Tiger Woods can't overcome poor putting again en route to 1-under 70

Tiger on week: 'You have to make putts' (0:20)

Tiger Woods explains that his driver got back on track this week, but his poor putting cost him a good finish. (0:20)

PARAMUS, N.J. -- Perhaps the best way to sum up Tiger Woods' performance at The Northern Trust is to say that one of his worst 72-hole performances of the year was really not that bad at all.

Woods ended his first FedEx Cup playoff event in five years Sunday at Ridgewood Country Club pretty much the way it began -- unable to explain poor putting and a dearth of birdies while shooting a 1-under-par 70 that left him in a tie for 40th, 14 shots back of winner Bryson DeChambeau.

"Just the way it goes," Woods said. "You have good weeks and you have bad weeks. The greens, sometimes they look good to you. Sometimes they don't. All of my good putts, basically, went in at Bellerive [two weeks ago at the PGA Championship] and the bad putts lipped out.

"This week, the good putts lipped out and the bad ones didn't have a chance. That's the way it goes."

That's probably the best way to look at the situation for Woods, who struggled earlier this year with putting issues and made an equipment change before the Quicken Loans National that resulted in three top-six finishes in five tournaments.

Woods, 42, is unlikely to make a putter switch this week, despite ranking 79th out of the 80 players who made the 36-hole cut in strokes gained putting. Once again, he had numerous opportunities, with nine birdie putts inside of 20 feet -- including three inside 10 feet -- that did not go in.

But for all the putts that did not drop, and despite finishing when the leaders were teeing off Sunday, Woods played the final 36 holes with just a single bogey and made only five for the week. He drove the ball the best he has all year after a tweak to his driver shaft and loft.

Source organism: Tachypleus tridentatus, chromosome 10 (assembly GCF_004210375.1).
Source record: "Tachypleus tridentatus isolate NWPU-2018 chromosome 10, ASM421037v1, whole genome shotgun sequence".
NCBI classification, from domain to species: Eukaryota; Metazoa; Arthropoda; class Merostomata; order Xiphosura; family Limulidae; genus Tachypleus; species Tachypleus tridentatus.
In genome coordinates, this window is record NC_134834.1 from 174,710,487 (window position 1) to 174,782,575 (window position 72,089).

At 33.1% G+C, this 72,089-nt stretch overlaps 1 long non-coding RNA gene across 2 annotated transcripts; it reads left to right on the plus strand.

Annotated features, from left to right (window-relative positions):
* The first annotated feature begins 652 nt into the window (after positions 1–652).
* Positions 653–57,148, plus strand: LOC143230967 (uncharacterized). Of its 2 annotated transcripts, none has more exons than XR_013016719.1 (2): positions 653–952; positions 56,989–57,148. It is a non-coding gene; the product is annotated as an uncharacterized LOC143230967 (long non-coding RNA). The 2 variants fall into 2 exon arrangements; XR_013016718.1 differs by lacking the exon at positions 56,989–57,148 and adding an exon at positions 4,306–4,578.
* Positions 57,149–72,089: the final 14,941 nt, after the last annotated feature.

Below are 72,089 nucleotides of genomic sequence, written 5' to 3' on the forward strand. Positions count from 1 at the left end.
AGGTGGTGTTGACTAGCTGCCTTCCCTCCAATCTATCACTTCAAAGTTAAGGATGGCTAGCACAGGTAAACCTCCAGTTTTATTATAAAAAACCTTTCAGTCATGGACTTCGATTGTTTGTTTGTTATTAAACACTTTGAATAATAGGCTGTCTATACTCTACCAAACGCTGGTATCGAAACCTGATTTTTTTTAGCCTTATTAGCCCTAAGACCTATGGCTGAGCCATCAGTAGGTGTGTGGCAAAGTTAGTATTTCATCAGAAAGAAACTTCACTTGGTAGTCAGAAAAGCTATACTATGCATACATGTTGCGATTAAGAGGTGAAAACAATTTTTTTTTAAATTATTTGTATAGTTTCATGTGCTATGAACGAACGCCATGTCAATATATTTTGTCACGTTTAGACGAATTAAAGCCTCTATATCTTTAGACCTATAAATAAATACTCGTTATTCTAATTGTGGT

For the week, Woods hit 52 of 72 greens and ranked third in strokes gained, approach to the green. He was 18th in strokes gained off the tee, including fourth on Sunday.

And Woods would much rather be dealing with putting issues than ballstriking problems as he heads into the second FedEx playoff event, the Dell Technologies Championship, which begins Friday at TPC Boston.

Two weeks ago, Woods missed every fairway on the front nine at Bellerive and hit just five during the final round yet still shot 64. The feeling remains that shooting low scores is not sustainable when he is off the fairway so often, and Woods made adjustments to his driver -- changing shafts and going from 8.5 degrees to 9.5 degrees -- and immediately saw improved accuracy.

"I played a lot better than my score indicates," he said. "I didn't make any birdies this week [nine total]. I didn't putt well, and at the end of the day, I found a piece of my game that has been missing, which is driving it well. But you have to make putts. That's the only way we're going to shoot low rounds. I didn't do it this week."

In 15 tournaments in 2018, Woods has missed two cuts, and this was his second-worst 72-hole finish, surpassed only by a tie for 55th at the Wells Fargo Championship in May. It was the fourth time he finished outside the top 30 against five top-10 finishes.

After starting the week 20th in the FedEx Cup standings, Woods will drop to 25th in the standings. He is scheduled to play beginning Friday at the Dell Technologies and then the following week at the BMW Championship, where the top 70 qualify.

To make his first Tour Championship appearance in five years, Woods will need to be among the top 30 after the BMW Championship.